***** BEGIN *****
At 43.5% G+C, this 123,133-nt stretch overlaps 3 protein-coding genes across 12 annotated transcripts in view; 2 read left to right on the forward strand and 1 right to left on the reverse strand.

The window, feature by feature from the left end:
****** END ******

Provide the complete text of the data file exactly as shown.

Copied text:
At 43.5% G+C, this 123,133-nt stretch overlaps 3 protein-coding genes across 12 annotated transcripts in view; 2 read left to right on the forward strand and 1 right to left on the reverse strand.

The window, feature by feature from the left end: